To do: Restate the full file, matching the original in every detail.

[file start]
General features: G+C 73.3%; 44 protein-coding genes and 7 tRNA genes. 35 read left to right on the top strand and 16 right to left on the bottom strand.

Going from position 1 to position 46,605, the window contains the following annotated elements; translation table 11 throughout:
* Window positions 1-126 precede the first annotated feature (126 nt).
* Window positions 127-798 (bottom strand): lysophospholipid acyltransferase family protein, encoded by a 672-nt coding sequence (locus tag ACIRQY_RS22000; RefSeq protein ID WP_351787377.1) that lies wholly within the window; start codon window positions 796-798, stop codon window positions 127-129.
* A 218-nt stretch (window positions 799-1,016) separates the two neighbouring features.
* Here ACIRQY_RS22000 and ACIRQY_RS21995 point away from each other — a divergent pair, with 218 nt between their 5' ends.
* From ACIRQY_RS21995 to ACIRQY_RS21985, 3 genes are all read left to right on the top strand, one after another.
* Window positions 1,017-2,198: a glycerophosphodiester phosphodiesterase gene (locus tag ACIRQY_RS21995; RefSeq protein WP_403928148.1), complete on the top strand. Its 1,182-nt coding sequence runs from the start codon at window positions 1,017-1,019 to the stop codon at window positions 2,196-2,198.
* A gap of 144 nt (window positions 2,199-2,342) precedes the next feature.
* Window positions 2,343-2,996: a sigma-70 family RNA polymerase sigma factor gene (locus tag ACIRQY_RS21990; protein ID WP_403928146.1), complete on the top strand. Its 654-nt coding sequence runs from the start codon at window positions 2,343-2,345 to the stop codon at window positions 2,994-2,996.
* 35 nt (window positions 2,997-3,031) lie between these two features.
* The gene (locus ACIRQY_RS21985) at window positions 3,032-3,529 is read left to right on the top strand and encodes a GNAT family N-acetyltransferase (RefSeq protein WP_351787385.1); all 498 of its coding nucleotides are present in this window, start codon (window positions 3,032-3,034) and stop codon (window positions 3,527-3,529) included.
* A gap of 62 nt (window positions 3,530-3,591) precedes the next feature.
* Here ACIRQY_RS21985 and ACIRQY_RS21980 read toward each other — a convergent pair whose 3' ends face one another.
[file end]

General features: G+C 73.3%; 44 protein-coding genes and 7 tRNA genes. 35 read left to right on the top strand and 16 right to left on the bottom strand.

Going from position 1 to position 46,605, the window contains the following annotated elements; translation table 11 throughout:
* Window positions 1-126 precede the first annotated feature (126 nt).
* Window positions 127-798 (bottom strand): lysophospholipid acyltransferase family protein, encoded by a 672-nt coding sequence (locus tag ACIRQY_RS22000; RefSeq protein ID WP_351787377.1) that lies wholly within the window; start codon window positions 796-798, stop codon window positions 127-129.
* A 218-nt stretch (window positions 799-1,016) separates the two neighbouring features.
* Here ACIRQY_RS22000 and ACIRQY_RS21995 point away from each other — a divergent pair, with 218 nt between their 5' ends.
* From ACIRQY_RS21995 to ACIRQY_RS21985, 3 genes are all read left to right on the top strand, one after another.
* Window positions 1,017-2,198: a glycerophosphodiester phosphodiesterase gene (locus tag ACIRQY_RS21995; RefSeq protein WP_403928148.1), complete on the top strand. Its 1,182-nt coding sequence runs from the start codon at window positions 1,017-1,019 to the stop codon at window positions 2,196-2,198.
* A gap of 144 nt (window positions 2,199-2,342) precedes the next feature.
* Window positions 2,343-2,996: a sigma-70 family RNA polymerase sigma factor gene (locus tag ACIRQY_RS21990; protein ID WP_403928146.1), complete on the top strand. Its 654-nt coding sequence runs from the start codon at window positions 2,343-2,345 to the stop codon at window positions 2,994-2,996.
* 35 nt (window positions 2,997-3,031) lie between these two features.
* The gene (locus ACIRQY_RS21985) at window positions 3,032-3,529 is read left to right on the top strand and encodes a GNAT family N-acetyltransferase (RefSeq protein WP_351787385.1); all 498 of its coding nucleotides are present in this window, start codon (window positions 3,032-3,034) and stop codon (window positions 3,527-3,529) included.
* A gap of 62 nt (window positions 3,530-3,591) precedes the next feature.
* Here ACIRQY_RS21985 and ACIRQY_RS21980 read toward each other — a convergent pair whose 3' ends face one another.